Setuid and setgid can be useful but really dangerous too, some vendors do not allow implementation of this bit or ignore it because of the security risk that follows it. The idea behind setuid is that if the owner has the setuid bit set on a script or an executable the user that runs the script gets the owners permissions. So lets say that root owns the script and has the setuid bit set, the user that runs the script then assumes root privileges for the scripts run-time. The same principle goes for setgid, but with setgid the user that runs the script assumes the groups permissions instead. (Set User ID up on execution and Set Group ID up on execution)

If you noticed in the tables above we always seem to have a 0 (zero) in front of the permission bits for Owner, group, others. Finally you will see what that part does.
Instead of that 0 you can set 2 for suid and 4 for guid. Add them together to set both, thus it becoming 6.

example of the absolute way:
[Image: ITMh6o2.png]

Example of the symbolic way:
[Image: vaN66Iv.png]

You might sometimes see an uppercase S when looking at the permissions. What it means is that the execute bit has not been set under the S. That is a useless suid permission state and you can ignore it.

Change the ownership of a file/directory
When you create a file it is owned by the creator. Once you own a file you should be free to change the ownership and give it away to another user. That can be in the format of the users login name or the ID of the user which is a number. For security reasons when the ownership of the file is changed the suid bit is cleared. There are two users that are allowed to give a file away to another user, the owner and the system administrator. In some systems only the system administrator is allowed to give the file away.
    • The general format to change the ownership is:
      • chown -R -h owner file

-R means you can do a recursive change on the files and all its sub-directories.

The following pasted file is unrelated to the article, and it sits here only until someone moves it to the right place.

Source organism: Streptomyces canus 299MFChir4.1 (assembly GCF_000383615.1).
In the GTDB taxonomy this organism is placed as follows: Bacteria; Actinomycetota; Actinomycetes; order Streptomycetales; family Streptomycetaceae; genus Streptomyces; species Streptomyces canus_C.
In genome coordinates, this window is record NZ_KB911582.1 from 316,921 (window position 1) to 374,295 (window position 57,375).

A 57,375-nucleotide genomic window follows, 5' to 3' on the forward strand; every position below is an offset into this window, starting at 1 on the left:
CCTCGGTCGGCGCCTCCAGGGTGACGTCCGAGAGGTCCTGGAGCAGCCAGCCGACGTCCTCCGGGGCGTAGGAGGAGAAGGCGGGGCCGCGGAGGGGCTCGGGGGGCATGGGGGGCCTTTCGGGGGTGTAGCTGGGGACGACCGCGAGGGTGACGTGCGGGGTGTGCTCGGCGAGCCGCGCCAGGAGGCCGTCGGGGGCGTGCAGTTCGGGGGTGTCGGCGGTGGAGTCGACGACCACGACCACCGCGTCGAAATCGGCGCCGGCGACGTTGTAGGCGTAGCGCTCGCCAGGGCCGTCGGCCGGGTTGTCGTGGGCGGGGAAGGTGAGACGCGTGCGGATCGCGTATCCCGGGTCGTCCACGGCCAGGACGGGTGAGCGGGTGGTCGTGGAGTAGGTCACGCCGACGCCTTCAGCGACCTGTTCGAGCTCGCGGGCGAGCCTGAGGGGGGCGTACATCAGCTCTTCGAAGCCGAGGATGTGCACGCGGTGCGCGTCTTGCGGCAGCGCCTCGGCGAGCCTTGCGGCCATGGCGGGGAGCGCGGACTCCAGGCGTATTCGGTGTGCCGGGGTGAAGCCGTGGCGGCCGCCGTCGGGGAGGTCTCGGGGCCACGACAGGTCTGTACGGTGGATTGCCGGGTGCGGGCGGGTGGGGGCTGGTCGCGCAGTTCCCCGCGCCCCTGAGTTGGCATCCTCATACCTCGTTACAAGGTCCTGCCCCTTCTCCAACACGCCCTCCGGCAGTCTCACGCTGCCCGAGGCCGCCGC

-h means if the file is a symbolic link then change the owner of that as well.

Change the group
Once a file is created the group it belongs to is the users default group. This we can change with the chgrp command.
    • The general format to change the group is:
      • chgrp -R -h group file

-R means you can do a recursive change on the files and all its sub-directories.
-h means if the file is a symbolic link then change the group of that as well.

Now that was that. We have covered the most important parts at least. I did not cover umask which is the opposite of chmod so you might want to take time learning about umask. Please leave a reply for something I could add or do better if I should decide to create another tutorial or information thread. hehe..

I hope it helped some of you.!

Knowing about file permission is one of the most basic skills of *nix users. This might not be new for most of the users of this forums however it will help beginners.
(22-12-2013, 04:03 AM)venam Wrote: Knowing about file permission is one of the most basic skills of *nix users. This might not be new for most of the users of this forums however it will help beginners.

You are right, but permissions are also probably one of the most important things that a *nix user has to know about.
Long time nixers
Ooo, I learned most of the stuff from the FreeBSD Documents, one of the first things I've actually learned about Unix in fact. Nevertheless, HF community is a bit wasteful, only a few users are passionate about learning.
The FreeBSD Documents and the handbook is today one of the first places where I look when I don't know something. It is amazing.

Yeah, the HF community is a bit wasteful. Don't know how I can stay there. Addictive.

I added setuid and setguid with how to change the ownership and group of a file/directory.